WOODS HOLE — It’s hot where Carolyn Tepolt goes to work on this summer day, but she has no complaints as she crouches over her task, her dark ponytail splayed on her back.
Tepolt’s work space — on this and some other days — is the shoreline. In jeans, T-shirt, and sandals, she’s toiling on a hidden stretch of sand on Eel Pond, a saltwater inlet where breezes crinkle the surface and small pleasure boats bob.
The midday sun beats down as Tepolt gently pokes a tangle of seaweed. “You see movement and go for the movement,” she explains.
Soon, something almost invisible stirs, and Tepolt pounces. She stands up, cupping in her hands two of the day’s quarry, no bigger than spiders: baby green crabs.
They are an invasive species; each will grow to about three inches. A marine biologist at the Woods Hole Oceanographic Institution, Tepolt wants to know what has enabled them to survive on shores far from their origins in Europe and North Africa. The answer may hide in their genes.
Green crabs arrived in the Western Hemisphere in the early 1800s, stowaways on ships. They are arguably one of the world’s most successful invasive species, now scuttling along the east and west coasts of North America, the east coast of South America, and the shorelines of Japan, South Africa, Australia, and Tasmania.
Green crabs have been blamed for eating young soft-shelled clams in the Gulf of Maine and damaging the eel grass where lobsters and scallops breed in Canada.
Tepolt drops several of the rascals into a test tube. She will take them back to her lab, extract pieces of DNA from their cells, and send the pieces to a lab for sequencing.
In their larval form, green crabs float in the water, drifting on currents. They adapt quickly to the new habitats where they land. But humans have taken them farther than nature ever intended, especially when ships started using water as ballast, sucking up the invisible larvae on one shore and depositing them on another.
Even on far-flung coastlines, they continue to thrive, benefiting from innate adaptability.
In their larval stage they look nothing like crabs, more like minuscule horned shrimp. After several moltings, they finally emerge on land as eight-legged specks that freakily resemble ticks.
And it’s those littlest ones — a week or two postlarva — that Tepolt is looking for. She wants to compare their genetic makeup with that of older green crabs that have survived many seasons. She’s also comparing local green crabs with ones she recently collected in Nova Scotia.
Green crabs actually came to this continent in two invasions — the second one happening in the late 20th century. The later-arriving crabs seem to have come from Northern Europe, possibly carrying genes that enable them to survive cold waters.
As they commingled with the earlier invaders, over the past few decades the green crab population has exploded northward, reaching as far as Newfoundland.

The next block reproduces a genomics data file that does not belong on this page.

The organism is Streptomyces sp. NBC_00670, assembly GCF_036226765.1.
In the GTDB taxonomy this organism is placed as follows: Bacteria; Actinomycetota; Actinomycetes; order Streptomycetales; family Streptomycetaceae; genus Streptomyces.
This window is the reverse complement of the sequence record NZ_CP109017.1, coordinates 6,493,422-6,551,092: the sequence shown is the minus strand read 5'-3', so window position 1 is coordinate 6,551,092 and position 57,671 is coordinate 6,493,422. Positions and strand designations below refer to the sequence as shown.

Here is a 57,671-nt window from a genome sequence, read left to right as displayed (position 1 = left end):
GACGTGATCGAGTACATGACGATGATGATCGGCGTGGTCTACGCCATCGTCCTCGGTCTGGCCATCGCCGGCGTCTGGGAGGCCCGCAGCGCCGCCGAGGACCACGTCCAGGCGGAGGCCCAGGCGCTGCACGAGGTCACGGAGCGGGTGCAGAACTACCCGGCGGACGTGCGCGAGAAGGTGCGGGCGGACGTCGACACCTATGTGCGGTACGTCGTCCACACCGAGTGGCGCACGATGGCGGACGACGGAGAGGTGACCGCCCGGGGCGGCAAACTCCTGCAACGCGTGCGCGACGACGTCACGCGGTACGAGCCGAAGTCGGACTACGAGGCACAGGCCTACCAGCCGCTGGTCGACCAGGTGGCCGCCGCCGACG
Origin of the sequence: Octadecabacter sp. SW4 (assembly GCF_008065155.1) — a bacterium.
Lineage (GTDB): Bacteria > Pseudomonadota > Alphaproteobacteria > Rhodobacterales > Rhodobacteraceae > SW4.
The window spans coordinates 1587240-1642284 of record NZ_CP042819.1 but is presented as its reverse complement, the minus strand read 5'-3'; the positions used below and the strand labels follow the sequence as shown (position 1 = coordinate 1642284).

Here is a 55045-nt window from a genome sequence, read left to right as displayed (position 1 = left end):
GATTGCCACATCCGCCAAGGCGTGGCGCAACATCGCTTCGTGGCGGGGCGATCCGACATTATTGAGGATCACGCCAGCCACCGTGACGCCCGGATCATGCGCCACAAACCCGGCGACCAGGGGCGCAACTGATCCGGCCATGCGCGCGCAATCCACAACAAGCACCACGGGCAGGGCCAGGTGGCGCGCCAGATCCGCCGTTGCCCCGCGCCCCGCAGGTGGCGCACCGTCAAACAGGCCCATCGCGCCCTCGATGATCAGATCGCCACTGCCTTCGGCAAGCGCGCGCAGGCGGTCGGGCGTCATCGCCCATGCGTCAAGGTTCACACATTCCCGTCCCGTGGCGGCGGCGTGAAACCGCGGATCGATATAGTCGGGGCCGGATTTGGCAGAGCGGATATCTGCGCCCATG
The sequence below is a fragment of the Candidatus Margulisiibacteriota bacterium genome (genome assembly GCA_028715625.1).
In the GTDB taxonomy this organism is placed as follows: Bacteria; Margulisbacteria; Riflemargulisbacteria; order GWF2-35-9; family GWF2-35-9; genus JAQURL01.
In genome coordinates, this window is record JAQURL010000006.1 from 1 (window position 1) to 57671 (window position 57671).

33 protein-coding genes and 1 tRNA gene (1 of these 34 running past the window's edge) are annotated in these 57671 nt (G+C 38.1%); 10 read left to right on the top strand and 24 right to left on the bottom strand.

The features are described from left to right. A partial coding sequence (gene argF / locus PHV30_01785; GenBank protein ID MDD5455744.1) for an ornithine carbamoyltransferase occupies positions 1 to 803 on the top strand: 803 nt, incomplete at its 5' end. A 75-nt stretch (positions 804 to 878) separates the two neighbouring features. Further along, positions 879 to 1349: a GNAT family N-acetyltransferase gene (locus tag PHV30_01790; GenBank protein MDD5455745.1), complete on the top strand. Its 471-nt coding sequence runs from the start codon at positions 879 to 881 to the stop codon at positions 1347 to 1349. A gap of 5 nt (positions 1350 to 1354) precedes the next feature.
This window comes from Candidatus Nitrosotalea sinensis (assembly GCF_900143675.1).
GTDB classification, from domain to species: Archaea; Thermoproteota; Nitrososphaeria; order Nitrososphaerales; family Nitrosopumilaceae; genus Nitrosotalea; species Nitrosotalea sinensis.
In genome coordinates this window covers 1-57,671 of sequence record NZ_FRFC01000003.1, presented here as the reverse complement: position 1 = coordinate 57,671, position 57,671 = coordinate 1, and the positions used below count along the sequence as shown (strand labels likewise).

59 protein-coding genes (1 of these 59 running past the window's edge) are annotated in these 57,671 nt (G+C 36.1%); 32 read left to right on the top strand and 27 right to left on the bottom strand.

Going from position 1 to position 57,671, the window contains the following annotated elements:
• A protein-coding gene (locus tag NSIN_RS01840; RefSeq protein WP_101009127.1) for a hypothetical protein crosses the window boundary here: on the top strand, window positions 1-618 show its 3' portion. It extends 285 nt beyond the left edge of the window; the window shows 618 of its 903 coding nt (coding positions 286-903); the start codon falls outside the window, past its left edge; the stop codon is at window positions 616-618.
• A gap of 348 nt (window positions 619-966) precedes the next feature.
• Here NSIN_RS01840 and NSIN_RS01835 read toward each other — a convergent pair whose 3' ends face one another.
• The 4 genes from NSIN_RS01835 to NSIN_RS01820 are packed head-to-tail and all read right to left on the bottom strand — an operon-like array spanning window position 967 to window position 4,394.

Tepolt is trying to identify the genes that enable the crabs to tolerate those cold waters.
Meanwhile, can anything be done to control them? How about tapping into humans’ craving for seafood? In Europe the green crabs’ relatives are used to flavor bouillabaisse. The Portuguese enjoy eating them over a long, slow evening.
“They taste good,” says Tepolt, who once served green crabs as an appetizer at a dinner party. But each shell holds just a shred of meat, and it’s hard to extract it. She doesn’t see much immediate potential for green crabs in the gourmet marketplace.
Other possibilities are to use them as fertilizer or bait.
Tepolt’s mission is not to get rid of green crabs, but to learn the genetic secret to their adaptability. Such understanding can inform preparations for global climate change. Which species will make it, which will perish?
“Traditionally we thought of evolution as a nice, long, slow process,” Tepolt said. But increasingly, scientists are finding animals that evolve rapidly, in decades. Animals that possess the genes for faster evolution — genes that endow the flexibility to adapt, as green crabs have — are more likely to survive climate change.
Tepolt, 38, has been working at Woods Hole since 2017, after earning a doctorate in marine biology at Stanford and doing postdoctoral work at the Smithsonian.
She came to studying invasive crabs by a circuitous route. As a youngster growing up in New Hampshire, she loved observing sea creatures and collecting seashells, but never envisioned those pleasures as conduits to a career.
Instead, in college she got interested in genetics. She considered medical school but abandoned the idea after earning a master’s degree in New Zealand on bird conservation.
Later, she worked on invasive species research as a contractor for the Environmental Protection Agency.
That’s when Tepolt first started studying crabs, and when, she says, “I decided to become a marine biologist, going back to my roots as a kid playing on the beach.”